An international rights group Wednesday accused Syria of committing war crimes, while activists said rebels killed 15 security force members in what could be another sign a U.N.-brokered cease-fire has frayed.
Human Rights Watch says Syrian forces and pro-government militias killed at least 95 civilians between late March and early April in the northwestern Idlib province, in the lead-up to the April cease-fire brokered by international envoy Kofi Annan.
In a Wednesday report, the group's Anna Neistat said it was as if government forces "used every minute before the cease-fire to cause harm."
The Syrian Observatory for Human Rights says rebels killed 15 security force members in an ambush in Aleppo province on Wednesday.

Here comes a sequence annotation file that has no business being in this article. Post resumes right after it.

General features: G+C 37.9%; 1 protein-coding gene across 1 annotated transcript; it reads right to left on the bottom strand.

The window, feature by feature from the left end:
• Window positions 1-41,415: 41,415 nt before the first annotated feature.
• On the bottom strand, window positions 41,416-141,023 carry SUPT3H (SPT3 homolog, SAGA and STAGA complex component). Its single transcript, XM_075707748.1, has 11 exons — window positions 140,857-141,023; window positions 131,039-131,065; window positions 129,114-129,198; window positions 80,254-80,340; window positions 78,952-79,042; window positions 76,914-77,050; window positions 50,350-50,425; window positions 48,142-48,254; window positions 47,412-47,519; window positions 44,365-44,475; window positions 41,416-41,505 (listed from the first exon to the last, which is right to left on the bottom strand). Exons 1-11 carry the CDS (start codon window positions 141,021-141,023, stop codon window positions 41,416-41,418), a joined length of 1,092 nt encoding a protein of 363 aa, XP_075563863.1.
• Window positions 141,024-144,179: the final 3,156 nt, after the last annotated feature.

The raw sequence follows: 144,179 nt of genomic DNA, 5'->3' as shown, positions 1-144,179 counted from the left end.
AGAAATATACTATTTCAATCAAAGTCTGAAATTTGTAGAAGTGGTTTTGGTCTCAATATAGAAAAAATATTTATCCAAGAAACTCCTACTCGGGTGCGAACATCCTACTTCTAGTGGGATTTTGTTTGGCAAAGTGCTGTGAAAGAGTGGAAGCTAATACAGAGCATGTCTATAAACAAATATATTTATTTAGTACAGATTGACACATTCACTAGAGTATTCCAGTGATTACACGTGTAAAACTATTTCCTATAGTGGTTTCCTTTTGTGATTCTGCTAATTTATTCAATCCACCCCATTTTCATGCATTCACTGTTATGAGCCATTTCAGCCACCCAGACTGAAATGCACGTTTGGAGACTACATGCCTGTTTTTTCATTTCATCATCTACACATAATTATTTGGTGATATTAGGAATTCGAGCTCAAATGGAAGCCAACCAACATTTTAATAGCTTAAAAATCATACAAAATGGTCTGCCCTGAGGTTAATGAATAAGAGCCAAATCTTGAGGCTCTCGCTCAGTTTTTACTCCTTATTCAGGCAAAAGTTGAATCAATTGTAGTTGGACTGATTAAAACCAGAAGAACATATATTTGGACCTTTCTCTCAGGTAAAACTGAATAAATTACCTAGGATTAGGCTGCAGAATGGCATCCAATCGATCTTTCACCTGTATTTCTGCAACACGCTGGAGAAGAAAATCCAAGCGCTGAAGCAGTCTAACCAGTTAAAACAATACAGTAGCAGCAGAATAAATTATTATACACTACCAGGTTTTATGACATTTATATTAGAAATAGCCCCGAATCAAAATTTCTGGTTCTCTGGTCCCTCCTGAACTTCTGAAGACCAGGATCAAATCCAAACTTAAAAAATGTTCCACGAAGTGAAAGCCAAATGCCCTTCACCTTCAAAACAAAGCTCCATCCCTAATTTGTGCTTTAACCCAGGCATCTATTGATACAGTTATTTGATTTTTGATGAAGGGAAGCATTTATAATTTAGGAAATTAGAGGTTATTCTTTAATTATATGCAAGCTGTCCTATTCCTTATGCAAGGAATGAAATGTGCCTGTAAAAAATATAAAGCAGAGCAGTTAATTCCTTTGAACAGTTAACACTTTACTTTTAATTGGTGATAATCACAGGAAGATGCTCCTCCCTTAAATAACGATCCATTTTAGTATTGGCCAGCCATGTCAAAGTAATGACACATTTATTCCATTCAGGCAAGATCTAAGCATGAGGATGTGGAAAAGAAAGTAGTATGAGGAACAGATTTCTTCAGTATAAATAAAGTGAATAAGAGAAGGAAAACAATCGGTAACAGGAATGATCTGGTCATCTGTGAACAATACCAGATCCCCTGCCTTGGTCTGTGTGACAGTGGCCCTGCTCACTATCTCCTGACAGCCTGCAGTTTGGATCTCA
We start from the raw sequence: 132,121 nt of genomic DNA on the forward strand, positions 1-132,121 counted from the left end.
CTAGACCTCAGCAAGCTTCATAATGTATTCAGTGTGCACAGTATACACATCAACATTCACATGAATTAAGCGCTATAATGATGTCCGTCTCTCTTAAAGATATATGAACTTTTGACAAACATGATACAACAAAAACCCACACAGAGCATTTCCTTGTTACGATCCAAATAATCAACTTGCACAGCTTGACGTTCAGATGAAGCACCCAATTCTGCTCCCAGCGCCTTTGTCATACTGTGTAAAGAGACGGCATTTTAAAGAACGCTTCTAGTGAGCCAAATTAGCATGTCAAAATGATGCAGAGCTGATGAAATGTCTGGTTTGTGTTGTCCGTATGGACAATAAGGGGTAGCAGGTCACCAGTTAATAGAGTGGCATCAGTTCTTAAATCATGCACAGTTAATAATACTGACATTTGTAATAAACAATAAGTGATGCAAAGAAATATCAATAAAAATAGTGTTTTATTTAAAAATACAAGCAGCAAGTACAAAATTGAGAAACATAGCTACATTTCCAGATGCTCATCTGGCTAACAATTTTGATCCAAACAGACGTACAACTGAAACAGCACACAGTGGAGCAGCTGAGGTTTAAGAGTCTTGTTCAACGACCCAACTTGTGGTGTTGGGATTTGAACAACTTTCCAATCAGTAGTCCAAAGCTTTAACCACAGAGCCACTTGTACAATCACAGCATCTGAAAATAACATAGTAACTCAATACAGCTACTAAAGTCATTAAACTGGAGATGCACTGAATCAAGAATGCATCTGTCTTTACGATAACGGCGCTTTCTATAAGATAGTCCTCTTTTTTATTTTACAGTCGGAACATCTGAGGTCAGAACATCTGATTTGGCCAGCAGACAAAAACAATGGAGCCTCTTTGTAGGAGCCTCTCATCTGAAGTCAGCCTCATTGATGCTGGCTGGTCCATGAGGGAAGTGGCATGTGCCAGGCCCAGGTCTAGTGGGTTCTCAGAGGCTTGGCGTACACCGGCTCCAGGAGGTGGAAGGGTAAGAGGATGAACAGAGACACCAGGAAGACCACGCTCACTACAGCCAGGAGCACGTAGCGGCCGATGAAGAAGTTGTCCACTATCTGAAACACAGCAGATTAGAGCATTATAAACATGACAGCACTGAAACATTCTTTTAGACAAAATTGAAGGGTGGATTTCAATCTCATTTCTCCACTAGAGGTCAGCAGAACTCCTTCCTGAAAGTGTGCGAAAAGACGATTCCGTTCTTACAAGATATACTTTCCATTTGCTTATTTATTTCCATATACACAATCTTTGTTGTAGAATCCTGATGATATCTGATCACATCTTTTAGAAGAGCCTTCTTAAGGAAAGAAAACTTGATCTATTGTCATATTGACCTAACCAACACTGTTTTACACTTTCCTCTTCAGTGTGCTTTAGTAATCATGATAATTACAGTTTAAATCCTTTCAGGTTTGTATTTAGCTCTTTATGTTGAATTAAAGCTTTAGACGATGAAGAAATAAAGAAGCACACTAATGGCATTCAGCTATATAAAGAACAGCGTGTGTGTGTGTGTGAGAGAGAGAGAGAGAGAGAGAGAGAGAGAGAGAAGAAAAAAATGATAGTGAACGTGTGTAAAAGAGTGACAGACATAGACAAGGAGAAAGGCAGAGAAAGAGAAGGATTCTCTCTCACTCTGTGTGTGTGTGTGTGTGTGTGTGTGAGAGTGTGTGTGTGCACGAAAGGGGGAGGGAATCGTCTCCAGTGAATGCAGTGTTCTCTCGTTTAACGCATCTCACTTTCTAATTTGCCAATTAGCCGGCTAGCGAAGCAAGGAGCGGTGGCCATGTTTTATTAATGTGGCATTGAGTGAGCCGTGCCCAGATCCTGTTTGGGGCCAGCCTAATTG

The the incident came a day after rights groups and activists said at least 30 people were killed in anti-government related violence, including nine family members an Idlib province village.
U.N. observers say the Syrian military still has heavy weapons stationed in cities, and that the government and opposition have both violated a peace plan aimed at ending the unrest.
Meanwhile, mission spokesman Neeraj Singh says the number of military observers in Syria rose to 31 on Wednesday.
"The teams are already in the area, as you know, Homs, Hama, Daraa, idlib, so in their areas they will be carrying out activities," Singh said.
Under the U.N. plan, the number of monitors in Syria will eventually increase to 300.
The United Nations estimates at least 9,000 people have been killed since President Bashar al-Assad began cracking down on an uprising against him in March of last year.
Some information for this report was provided by AFP and Reuters.